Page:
If you’ve been managing your HIPAA program manually, maybe even using an old HIPAA binder, you probably associate HIPAA with a lot of paperwork. While most of your HIPAA program can now be tackled digitally (and with a time-saving partner, hint hint), there are some papers that are 100% still relevant – like the HIPAA Authorization Form.
What is a HIPAA Authorization Form, and when do I need one?
Having a signed HIPAA Authorization Form is one of the many requirements under the Privacy Rule. The authorization form (sometimes called a patient HIPAA consent form), essentially serves as a handy dandy permission slip allowing a practice or business associate to use or disclose protected health information (PHI) in the ways a patient wants their data used.
Now, just to clear things up, there ARE times you can disclose PHI WITHOUT an authorization form – namely, for regular healthcare payment, treatment, and operations. This means that patients can be treated without an authorization form and that you can share their data as necessary to conduct business without penalties under HIPAA. There are some additional specific scenarios where you don’t need a signed authorization form to share PHI, but most important to note are when you DEFINITELY should have a consent form signed. This includes when PHI is used or disclosed:
- In any way otherwise not permitted by the HIPAA Privacy Rule
- For marketing purposes
- Related to psychotherapy notes other than for specific healthcare operations
- Includes substance abuse and treatment records
- For research purposes
- AND ESPECIALLY prior to the sale of PHI
Without getting the green light from the patient (in writing) in any of these circumstances, your practice can get into some pretty big trouble.
What should be included on the HIPAA Authorization Form itself?
If you’re thinking of a lengthy legal document, you’re actually in for some good news – the Authorization Form can be short, sweet, and to the point as long as it covers the following key pieces:
- The name of the person(s) or business (aka your practice) authorized to make the requested use or disclosure
- The name of any third parties to whom the practice may make the requested use or disclosure
- A description of the specific information that may be used or disclosed
- A description of the purpose for the requested use or disclosure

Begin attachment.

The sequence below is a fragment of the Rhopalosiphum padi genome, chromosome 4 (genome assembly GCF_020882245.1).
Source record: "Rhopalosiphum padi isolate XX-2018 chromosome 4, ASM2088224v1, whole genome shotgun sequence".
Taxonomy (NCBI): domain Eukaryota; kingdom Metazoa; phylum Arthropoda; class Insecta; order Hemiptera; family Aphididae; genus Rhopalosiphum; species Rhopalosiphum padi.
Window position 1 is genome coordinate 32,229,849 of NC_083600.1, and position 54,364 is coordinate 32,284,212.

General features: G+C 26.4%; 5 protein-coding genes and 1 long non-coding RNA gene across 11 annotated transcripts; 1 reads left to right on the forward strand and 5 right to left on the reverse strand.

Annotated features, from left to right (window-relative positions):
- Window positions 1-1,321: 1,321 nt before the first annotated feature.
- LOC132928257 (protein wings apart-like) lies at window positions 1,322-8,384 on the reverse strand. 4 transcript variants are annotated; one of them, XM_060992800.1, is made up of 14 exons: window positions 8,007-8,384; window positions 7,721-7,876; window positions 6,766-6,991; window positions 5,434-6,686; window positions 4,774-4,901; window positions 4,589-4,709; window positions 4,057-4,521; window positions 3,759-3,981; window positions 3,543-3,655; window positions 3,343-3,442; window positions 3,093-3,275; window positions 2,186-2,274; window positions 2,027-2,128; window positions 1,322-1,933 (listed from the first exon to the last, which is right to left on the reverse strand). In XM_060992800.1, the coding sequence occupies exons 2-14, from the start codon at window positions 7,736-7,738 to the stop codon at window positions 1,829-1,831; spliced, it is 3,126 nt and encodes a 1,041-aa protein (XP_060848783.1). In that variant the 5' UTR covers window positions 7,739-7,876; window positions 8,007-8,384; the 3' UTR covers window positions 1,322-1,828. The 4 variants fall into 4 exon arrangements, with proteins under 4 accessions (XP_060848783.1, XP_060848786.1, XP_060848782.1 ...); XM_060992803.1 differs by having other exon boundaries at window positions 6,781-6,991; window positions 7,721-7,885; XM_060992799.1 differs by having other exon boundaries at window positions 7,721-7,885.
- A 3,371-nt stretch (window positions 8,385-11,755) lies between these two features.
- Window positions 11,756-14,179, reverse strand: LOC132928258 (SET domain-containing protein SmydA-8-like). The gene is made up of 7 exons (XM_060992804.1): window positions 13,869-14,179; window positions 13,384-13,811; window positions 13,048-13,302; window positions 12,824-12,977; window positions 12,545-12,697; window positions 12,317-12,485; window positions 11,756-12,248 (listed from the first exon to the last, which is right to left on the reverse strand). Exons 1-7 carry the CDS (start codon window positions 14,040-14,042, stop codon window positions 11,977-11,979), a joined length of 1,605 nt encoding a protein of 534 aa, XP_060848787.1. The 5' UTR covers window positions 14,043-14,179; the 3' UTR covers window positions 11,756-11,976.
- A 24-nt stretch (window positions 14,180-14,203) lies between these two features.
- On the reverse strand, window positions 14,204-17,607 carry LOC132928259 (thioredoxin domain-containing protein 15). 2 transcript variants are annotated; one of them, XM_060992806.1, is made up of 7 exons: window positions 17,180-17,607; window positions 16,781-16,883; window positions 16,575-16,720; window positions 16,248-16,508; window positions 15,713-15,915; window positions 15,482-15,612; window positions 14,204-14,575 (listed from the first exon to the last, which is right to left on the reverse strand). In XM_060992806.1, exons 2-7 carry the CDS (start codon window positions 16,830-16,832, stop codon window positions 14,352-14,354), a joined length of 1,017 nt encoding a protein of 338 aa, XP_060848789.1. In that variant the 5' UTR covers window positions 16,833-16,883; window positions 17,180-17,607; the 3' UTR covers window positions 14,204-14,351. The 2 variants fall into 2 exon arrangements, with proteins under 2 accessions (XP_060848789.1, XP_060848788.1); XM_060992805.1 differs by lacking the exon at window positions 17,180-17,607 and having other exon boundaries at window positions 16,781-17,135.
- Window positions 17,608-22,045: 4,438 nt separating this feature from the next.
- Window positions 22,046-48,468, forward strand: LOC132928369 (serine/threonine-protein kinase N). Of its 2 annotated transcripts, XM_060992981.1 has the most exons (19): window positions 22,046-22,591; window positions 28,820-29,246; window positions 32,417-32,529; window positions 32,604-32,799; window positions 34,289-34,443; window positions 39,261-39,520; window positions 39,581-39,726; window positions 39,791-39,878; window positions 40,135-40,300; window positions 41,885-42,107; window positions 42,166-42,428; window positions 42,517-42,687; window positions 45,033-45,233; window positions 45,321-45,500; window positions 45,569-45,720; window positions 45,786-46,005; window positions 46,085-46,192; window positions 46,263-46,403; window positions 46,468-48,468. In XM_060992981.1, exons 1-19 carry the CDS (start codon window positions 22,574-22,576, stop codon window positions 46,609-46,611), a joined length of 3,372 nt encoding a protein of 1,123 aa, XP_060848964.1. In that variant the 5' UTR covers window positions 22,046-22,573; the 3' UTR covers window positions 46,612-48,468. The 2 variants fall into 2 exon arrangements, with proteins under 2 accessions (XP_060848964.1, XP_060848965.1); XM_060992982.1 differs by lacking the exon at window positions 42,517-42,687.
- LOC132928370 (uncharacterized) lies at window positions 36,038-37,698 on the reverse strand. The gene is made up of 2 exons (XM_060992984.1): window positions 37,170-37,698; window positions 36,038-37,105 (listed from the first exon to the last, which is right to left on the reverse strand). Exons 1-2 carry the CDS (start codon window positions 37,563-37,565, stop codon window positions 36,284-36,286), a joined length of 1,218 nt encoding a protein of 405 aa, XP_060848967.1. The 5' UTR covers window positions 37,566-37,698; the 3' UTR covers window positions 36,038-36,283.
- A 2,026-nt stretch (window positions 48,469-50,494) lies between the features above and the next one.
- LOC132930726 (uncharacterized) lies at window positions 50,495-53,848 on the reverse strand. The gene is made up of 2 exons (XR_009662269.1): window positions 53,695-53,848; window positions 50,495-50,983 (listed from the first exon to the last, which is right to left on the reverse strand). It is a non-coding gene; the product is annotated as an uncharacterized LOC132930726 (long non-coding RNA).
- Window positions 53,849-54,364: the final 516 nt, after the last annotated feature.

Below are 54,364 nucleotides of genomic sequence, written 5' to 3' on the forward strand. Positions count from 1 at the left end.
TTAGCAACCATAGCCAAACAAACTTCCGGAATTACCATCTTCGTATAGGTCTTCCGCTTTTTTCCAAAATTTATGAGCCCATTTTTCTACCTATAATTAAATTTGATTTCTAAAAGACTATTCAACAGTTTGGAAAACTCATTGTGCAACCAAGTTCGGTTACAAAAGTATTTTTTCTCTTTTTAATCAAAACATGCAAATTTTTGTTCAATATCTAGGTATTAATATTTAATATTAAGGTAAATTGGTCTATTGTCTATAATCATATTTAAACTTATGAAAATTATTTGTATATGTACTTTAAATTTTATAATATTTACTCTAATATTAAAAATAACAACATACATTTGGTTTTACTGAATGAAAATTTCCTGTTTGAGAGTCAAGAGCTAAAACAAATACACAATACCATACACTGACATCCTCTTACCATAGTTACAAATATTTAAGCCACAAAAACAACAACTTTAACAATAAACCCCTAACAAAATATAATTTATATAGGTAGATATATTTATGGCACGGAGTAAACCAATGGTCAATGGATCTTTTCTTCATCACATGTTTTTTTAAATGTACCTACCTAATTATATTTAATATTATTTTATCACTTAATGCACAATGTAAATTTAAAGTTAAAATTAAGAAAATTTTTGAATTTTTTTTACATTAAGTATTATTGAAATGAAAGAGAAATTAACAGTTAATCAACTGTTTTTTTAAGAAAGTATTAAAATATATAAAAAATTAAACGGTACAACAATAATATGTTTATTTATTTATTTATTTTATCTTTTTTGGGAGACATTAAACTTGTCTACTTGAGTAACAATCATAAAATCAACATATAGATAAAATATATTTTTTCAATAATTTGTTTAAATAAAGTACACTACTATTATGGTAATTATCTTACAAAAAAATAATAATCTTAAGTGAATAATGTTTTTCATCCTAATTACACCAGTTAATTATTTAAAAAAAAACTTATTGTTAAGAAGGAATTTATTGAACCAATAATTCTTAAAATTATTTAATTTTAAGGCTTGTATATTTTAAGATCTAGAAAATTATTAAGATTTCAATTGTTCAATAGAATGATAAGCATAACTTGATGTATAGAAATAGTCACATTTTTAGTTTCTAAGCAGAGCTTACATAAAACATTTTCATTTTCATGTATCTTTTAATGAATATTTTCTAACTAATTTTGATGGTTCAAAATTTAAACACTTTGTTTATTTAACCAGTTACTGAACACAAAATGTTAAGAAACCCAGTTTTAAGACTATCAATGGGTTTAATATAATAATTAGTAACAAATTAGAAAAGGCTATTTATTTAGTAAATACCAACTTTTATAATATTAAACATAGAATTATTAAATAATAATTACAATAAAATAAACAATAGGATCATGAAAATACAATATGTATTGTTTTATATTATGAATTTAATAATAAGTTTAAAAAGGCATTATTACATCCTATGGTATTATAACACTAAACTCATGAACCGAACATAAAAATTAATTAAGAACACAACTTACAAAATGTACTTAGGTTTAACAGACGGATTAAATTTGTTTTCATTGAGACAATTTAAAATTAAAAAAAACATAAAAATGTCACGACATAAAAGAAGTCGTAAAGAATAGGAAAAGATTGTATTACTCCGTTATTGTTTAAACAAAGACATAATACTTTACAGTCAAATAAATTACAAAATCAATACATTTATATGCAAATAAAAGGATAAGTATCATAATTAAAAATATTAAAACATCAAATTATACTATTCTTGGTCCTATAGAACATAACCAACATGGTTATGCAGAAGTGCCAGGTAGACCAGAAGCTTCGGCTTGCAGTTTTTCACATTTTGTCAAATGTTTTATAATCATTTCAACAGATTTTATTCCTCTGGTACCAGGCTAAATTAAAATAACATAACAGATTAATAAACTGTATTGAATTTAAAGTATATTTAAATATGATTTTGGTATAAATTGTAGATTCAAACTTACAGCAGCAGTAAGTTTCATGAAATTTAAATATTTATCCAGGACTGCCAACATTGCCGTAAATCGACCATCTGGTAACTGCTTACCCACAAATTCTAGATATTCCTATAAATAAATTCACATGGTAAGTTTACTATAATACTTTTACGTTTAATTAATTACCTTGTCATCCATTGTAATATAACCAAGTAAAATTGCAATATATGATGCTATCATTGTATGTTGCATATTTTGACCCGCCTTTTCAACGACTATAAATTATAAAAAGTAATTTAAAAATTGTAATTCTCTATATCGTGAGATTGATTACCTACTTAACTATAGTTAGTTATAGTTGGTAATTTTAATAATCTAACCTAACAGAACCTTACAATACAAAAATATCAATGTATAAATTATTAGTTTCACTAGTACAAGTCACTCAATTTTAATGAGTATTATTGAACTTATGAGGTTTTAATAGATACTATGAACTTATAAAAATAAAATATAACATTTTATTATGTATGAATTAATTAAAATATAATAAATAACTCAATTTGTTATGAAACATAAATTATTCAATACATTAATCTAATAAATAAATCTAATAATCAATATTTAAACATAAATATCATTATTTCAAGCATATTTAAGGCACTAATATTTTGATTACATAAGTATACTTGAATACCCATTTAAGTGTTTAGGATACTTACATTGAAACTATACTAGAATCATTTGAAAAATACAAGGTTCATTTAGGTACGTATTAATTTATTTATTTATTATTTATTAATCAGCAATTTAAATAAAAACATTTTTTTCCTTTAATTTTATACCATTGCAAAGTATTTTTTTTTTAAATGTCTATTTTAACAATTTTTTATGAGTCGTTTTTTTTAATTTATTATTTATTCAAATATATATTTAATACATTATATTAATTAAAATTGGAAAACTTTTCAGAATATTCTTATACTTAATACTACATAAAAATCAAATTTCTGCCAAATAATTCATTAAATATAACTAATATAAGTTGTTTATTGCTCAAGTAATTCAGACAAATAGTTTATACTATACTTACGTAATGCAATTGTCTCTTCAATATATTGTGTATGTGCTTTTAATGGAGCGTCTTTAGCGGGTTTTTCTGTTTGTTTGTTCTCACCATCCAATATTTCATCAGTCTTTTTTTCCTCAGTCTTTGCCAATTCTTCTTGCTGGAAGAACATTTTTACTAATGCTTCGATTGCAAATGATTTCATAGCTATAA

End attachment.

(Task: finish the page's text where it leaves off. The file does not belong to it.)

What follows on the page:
- The expiration date or a specific expiration event when the form will expire (such as when they are no longer a patient)
- And of course, the patient’s name, signature, and date that the form was signed
In addition to the specific elements that must be included within the document, there are also a few statements that should be outlined including:
- The patient’s right to revoke the authorization in writing
- The practice’s ability to still use their PHI for normal healthcare operations, and that statement that treatment is not conditioned upon the authorization form
- Any exceptions to the patient’s right to revoke authorization (for example, if the practice has already taken action in reliance on the authorization)
How long does the authorization remain valid?
The Authorization form remains in effect until the listed expiration date or event that was listed when the patient signed the form. We recommend reviewing your authorization forms every few years or so however, to confirm none of the data has changed and anytime an outside event would require a new form (such as a name change, patient who turns 18, or other scenario). The patient also has the ability to change their mind at any time, and can revoke their authorization (in writing) whenever they choose.
Why do I need one?
You don’t have to be an expert on the ins and outs of HIPAA to know that it’s main focus is to protect the privacy and security of patient information. The authorization form helps to do just that – limit patient information to the organizations or individuals designated by the patient to receive their health conditions, insurance information, and any other sensitive data housed within your practice. By getting a form signed from each patient, you’re protecting both the patient and your practice to best disclose information as designated and without any surprises.
After last year’s enforcement trend centered around patient right of access along with the recent proposal to modify the HIPAA Privacy Rule (with some specific changes related to patient authorization and the Notice of Privacy Practices), giving your practice a head start on meeting important HIPAA standards now is key. If you aren’t using an authorization form, there’s no better time like the present to start implementing a form that fully complies with the Department of Health and Human Services requirements.